Upgrading the classroom

Despite advances in recent years, education remains vastly under digitized. In 2020, only 3.6% (or $225B) of global education expenditure was allocated to tech. Although forecasts indicate an increase to 5.2% by 2025 this value can still be considered quite conservative. Why is the integration of effective technologies into formal education such a complex endeavor?

How technology is procured and used, how it is embedded in the classroom, and where the school is located are all critical factors to its effectiveness. When poorly managed, an increase in public spending on tech can bring relatively small improvements in education outcomes.

Tech is not a magic ingredient that will solve all structural problems of formal education, but when used correctly it can be an important support tool for teachers and administrators.

An increase in adoption rates, reducing skepticism towards new solutions and increasing pressure on administrators to increase budgets have all contributed to bringing much-needed hope for the advancement of tech in classrooms.

We’ve analyzed and mapped 50 startups revolutionizing educational technology for teachers and administrators.

Tech for the classroom

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The hurdles of modernizing the classroom

Historically, Edtech has struggled to find a home and scale within the formal educational system:

  1. Fragmentation of markets: the diversity of cultures, level of digital development and languages requires edtech startups to navigate different educational systems that vary on a geographic level, it can be particularly challenging to scale and grow.
  2. Risk aversion: schools aren’t known for being early adopters of new technologies.
  3. School budgets: tight and shrinking budgets that vary within countries.
  4. Longevity of sales cycles: the complexity of selling to schools and universities has been vastly documented. Sales cycles for schools are typically longer than direct-to-consumer. Stories of entrepreneurs seeling to schools in cycles of 6, 12 or even 24 months aren’t unusual (source).
  5. Assessing needs and misalignment of stakeholders: there’s a substantial risk that much of the technology is being poorly selected, implemented and even go underused due to a lack of basic infrastructure. 


Can technology transform teaching?

Updated technology can be a deciding factor in the workplace, as teacher shortages and retention challenges have been linked to the use of outdated back-office technologies. In a post-covid world, teachers are looking at the technology infrastructure and support provided around this technology as a factor in making their decisions.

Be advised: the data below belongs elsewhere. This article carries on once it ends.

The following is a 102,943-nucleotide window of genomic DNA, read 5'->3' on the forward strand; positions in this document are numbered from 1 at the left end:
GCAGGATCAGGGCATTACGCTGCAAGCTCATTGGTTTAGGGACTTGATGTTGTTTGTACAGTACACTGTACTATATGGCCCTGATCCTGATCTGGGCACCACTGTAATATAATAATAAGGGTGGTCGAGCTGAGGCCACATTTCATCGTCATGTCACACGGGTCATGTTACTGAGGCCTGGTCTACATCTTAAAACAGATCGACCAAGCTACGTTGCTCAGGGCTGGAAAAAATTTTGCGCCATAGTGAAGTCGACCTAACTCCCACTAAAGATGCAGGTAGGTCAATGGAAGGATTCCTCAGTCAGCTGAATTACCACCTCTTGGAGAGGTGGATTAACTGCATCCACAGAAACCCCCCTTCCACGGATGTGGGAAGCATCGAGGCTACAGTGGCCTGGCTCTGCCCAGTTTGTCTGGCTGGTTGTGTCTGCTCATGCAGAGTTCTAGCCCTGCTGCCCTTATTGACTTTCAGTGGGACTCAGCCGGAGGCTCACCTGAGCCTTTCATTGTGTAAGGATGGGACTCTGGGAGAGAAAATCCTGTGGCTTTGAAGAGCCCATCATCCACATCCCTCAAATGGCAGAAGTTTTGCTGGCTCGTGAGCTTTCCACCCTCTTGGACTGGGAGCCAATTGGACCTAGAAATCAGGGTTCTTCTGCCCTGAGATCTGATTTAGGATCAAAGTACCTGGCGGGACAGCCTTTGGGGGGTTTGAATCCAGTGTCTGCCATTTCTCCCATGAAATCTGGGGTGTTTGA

A survey by McKinsey conducted on more than 2,000 teachers in Canada, Singapore, the UK and the US, asked how much time teachers spend on 37 core activities, from lesson planning, teaching, grading to maintaining student records. Findings show that teachers work about 50 hours per week, and spend less than half of the time in direct interaction with students. Across the four countries, teachers spend an average of 11 hours in preparation activities. The following categories were evaluation and feedback (6.5 hours), and administration (5 hours).

Starting with proven technologies that replace simple administrative tasks can help teachers gain more time for personalized learning. The challenge goes beyond access to digital tools, equally important is developing the necessary digital skills needed to offer a complete and quality education.


Government-led initiatives

Fuel by the pandemic, there’s a clear trend within the European governments and regulators to support the European edtech ecosystem and subsequently modernize the classroom:

Government-led initiatives_Edtech

How are startups playing in the field?

K-12 directly to institutions historically lagged behind B2C. Only 4 of the 70 Edtech unicorns are developing management solutions for the institutional K-12 segment. In VC investment, educational management startups raised $721M out of the $8.4B raised in the K-12 segment in 2021

Global VC funding for in education management solutions for K-12

The previous wave of edtech for teachers and administrators was marked by breaking technology into the classroom, characterized by the shift to cloud-based platforms by providing a portal for coursework, or facilitating basic administrative tasks. 

Today, startups are taking cues from gaming and entertainment to reinvent the learning experience in both online and offline environments. Technology is not coming for teachers’ jobs, instead, it helps facilitate good teaching.

What segments are emerging?

  • Real-time feedback and evaluation: provides data on student understanding through interactive lessons, interactive videos, gamification & activities (example: Nearpod)
  • Community-led tools: enables teachers to build better classroom communities through awards, incentives, and parent-teacher communication tools (examples: ClassDojo, Remind, Edmodo)
  • Immersive tech: tools changing the way that students acquire knowledge by integrating next-gen technology into learning environments such as 3D simulations, VR, and AR into the classroom (example: Inspirit, Corinth)
  • Teachers training: developing and supporting teachers, by helping them acquire new skills (example: KickUp, Guide Education)
  • Administrative tools: software that can automate administrative tasks, such as finance and payroll and HR (example: Zen Educate)

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